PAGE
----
Original Article
Copyright ©2010 Baishideng Publishing Group Co., Limited. All rights reserved.
World J Gastrointest Pharmacol Ther. Dec 6, 2010; 1(6): 123-131
Published online Dec 6, 2010. doi: 10.4292/wjgpt.v1.i6.123
Protective role of Juniperus phoenicea and Cupressus sempervirens against CCl4
Sanaa Ahmed Ali, Maha Zaki Rizk, Nabawia Ali Ibrahim, Mohga Shafik Abdallah, Hayat Mohamed Sharara, Magda Mohamed Moustafa
Sanaa Ahmed Ali, Maha Zaki Rizk, Magda Mohamed Moustafa, Department of Theraputical Chemistry, National Research Centre, El-Behooth Street, 12622 Dokki, Giza, Egypt
Nabawia Ali Ibrahim, Department of Pharmacognosy, National Research Centre, 12622 Dokki, Giza, Egypt
Mohga Shafik Abdallah, Hayat Mohamed Sharara, Department of Chemistry, Faculty of Science, Helwan University, Ein Helwan, 11790, Helwan, Egypt
Author contributions: All the authors contributed to this manuscript.
Correspondence to: Sanaa Ahmed Ali, Assistant Professor, Department of Therapeutic Chemistry, National Research Centre, El-Behooth Street, 12622 Dokki, Giza, Egypt. sanaa_ahmedibrahim@yahoo.com
Telephone: +20-2-33371433 Fax: +20-2-33370931
Received: August 18, 2010
Revised: October 31, 2010
Accepted: November 7, 2010
Published online: December 6, 2010

Abstract

AIM: To investigate the role of Cupressus sempervirens (C. sempervirens) and Juniperus phoenicea (J. phoenicea) extracts as therapeutic effect against CCl4 with biochemical, histopathological evaluations.

METHODS: A single intraperitoneal dose of 10% CCl4 in olive oil (1 mL/kg body weight) was administered to a group of female Wister rats, sacrificed after 24 h (as the injury group). The other groups were given CCl4 as described above and divided as follows: two groups of ten rats each were orally administered either J. phoenicea extract or C. sempervirens extract three times per week for six weeks and a further group administered CCl4 was left for six weeks to allow self-recovery. At the end of experiment, the rats from all groups were sacrificed for sampling and for biochemical and histological analysis.

RESULTS: Remarkable disturbances were observed in the levels of all tested parameters. On the other hand, rats injected with the toxic agent and left for one and a half month to self recover showed moderate improvements in the studied parameters while, treatment with both medicinal herbal extracts ameliorated the levels of the disturbed biochemical parameters. The group treated with J. phoenicea extract showed a remarkable improvement in comparison to the CCl4 treated group. The C. sempervirens group revealing an even more remarkable effect showing histopathological liver& kidney profiles close to those of the control group.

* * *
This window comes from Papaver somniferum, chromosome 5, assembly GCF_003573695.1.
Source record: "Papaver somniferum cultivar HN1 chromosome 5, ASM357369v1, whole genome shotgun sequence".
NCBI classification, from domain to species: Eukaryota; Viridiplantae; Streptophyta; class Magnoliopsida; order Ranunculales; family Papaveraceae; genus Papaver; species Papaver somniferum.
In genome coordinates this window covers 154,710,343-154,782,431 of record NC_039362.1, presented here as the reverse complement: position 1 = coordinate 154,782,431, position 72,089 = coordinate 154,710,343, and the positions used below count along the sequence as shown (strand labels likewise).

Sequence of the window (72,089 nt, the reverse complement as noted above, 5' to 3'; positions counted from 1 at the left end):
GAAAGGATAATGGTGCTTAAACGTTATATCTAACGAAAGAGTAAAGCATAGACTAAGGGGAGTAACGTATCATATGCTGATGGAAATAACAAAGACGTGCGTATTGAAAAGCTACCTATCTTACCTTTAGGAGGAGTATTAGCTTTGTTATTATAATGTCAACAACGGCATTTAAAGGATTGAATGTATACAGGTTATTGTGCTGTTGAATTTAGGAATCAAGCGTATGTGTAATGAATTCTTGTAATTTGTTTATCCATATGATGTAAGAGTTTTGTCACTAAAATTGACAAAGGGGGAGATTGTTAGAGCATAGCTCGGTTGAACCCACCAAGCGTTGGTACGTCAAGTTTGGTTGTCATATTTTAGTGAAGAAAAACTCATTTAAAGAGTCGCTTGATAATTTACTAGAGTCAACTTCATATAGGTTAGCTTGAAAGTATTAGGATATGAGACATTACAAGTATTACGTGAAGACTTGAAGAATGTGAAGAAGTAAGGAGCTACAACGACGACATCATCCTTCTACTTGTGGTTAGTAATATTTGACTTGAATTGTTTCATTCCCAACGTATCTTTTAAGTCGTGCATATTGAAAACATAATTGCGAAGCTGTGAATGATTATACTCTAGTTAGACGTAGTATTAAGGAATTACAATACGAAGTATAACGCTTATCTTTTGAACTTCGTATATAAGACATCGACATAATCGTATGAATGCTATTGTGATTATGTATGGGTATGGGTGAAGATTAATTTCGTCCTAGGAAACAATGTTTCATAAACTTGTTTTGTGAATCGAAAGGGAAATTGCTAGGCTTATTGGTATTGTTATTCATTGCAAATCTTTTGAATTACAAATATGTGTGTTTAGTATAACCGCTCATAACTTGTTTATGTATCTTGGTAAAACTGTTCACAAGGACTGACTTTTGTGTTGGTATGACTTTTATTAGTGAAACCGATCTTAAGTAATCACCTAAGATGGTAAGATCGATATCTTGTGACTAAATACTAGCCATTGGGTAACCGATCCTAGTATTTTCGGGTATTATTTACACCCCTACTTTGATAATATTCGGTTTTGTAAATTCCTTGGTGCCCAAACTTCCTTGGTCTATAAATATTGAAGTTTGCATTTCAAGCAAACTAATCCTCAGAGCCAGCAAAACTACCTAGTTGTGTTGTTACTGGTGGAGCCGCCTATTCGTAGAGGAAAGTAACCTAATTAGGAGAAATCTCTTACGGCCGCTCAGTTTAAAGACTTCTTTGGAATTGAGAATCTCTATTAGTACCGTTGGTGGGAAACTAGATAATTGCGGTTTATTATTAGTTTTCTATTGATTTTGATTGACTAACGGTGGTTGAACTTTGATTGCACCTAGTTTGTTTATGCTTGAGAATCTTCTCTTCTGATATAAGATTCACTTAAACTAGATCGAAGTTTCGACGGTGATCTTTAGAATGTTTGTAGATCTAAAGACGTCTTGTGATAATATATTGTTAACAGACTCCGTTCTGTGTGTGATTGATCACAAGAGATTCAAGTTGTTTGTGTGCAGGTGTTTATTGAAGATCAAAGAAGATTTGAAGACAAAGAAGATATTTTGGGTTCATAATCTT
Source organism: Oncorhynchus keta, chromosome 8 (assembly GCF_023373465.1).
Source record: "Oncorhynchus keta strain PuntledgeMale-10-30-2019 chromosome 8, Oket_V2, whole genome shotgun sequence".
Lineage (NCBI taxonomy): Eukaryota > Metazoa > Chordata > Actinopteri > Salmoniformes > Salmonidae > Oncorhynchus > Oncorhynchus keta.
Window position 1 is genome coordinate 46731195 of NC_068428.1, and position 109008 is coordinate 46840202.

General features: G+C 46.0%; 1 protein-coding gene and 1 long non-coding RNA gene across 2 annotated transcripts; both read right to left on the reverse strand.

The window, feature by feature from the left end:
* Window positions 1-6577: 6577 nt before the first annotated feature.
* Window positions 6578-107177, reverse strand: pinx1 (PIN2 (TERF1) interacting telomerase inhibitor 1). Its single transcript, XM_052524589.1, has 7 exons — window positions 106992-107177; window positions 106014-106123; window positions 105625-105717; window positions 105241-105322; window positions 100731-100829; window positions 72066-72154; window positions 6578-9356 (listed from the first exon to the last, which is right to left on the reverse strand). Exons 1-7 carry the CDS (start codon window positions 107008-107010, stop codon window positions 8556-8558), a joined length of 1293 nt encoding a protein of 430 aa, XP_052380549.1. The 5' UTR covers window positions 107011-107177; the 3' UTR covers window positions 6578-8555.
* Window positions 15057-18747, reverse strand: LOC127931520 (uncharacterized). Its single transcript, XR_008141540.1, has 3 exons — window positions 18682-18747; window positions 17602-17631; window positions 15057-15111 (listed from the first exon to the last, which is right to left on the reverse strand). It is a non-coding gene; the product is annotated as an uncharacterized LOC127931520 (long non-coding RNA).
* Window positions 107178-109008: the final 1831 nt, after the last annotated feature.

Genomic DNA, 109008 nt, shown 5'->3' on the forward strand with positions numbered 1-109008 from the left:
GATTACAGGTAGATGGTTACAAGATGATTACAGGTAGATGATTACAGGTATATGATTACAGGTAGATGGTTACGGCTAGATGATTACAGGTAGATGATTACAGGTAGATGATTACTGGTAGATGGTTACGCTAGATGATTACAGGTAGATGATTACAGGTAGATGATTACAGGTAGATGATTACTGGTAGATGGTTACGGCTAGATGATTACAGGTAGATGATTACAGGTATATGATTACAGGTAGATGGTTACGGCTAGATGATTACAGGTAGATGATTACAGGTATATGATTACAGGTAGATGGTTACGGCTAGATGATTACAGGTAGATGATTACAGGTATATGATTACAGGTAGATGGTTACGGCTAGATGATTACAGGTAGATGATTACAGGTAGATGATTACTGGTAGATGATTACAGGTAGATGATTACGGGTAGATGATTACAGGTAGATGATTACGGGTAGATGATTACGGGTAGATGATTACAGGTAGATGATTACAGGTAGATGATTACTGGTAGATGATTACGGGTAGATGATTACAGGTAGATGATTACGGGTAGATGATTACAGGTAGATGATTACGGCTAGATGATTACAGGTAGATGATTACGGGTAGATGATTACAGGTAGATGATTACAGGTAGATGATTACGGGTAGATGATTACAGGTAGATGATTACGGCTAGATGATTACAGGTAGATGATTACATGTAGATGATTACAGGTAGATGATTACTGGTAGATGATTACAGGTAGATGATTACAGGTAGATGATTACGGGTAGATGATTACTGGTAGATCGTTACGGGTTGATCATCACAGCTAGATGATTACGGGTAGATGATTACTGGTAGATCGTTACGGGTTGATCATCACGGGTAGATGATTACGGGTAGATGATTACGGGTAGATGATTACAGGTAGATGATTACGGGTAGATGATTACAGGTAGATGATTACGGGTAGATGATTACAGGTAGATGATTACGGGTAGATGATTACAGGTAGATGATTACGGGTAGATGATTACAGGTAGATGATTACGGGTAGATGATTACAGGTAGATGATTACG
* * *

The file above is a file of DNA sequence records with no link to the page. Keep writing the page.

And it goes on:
CONCLUSION: C. sempervirens and J. phoenicea leaf extracts show a remarkable effect in enhancing liver and kidney functions and may thus be of therapeutic potential in treatment hepatotoxicity and nephrotoxicity.

Key Words: Cupressus sempervirens, Juniperus phoenicea, Carbon tetrachloride, Hepatotoxicity, Nephrotoxicity



INTRODUCTION

Alternative drugs for treatment of liver and kidney disease have become a necessity to replace currently used drugs of doubtful efficacy and safety. Thus there is a world-wide trend to return to traditional medicinal plants to treat liver ailments[1]. Anti-fibrotics from natural products used in traditional medicine may reduce the risk of toxicity and maintain the therapeutic effectiveness when the drug is used clinically[2,3]. The use of natural products as a means for treatment and protection against diseases may be effective, less toxic and also less costly. The aim of the present study was to determine the potential role of the two plants extracts Juniperus phoenicea (J. phoenicea) and Cupressus sempervirens (C. sempervirens) in preventing or ameliorating the deleterious effects induced by experimental chemical hepatotoxins. In a previous study on the hepatoprotective effects of these two extracts, various biochemical determinants of liver function were evaluated including L-alanine aminotransaminase, aspartate aminotransaminase, and alkaline phosphatase, hight density lipoprotein low density lipoprotein, bilirubin, total cholesterol and triglycerides. Certain antioxidants were also measured, namely, glutathione, lipid peroxides and nitric oxide[4] and the study showed that treatment with both extracts ameliorated the levels of the disturbed biochemical parameters.

In this study we aimed to study the therapeutic effect of both extracts (J. phoenicea and C. sempervirens) against CCl4-induced hepatotoxicity in rats. This was achieved by measuring liver total protein and albumin. Serum total lactate dehydrogenase (LDH) was also measured and LDH-isoenzymes were analysed electrophoretically. Kidney functions were measured as serum urea and creatinine to evaluate the protective effect of both extracts against chemical toxicity. The histopathology of the architecture of liver and kidney was also investigated to investigate the role of the studied extracts on the architecture of injured liver and kidney cells.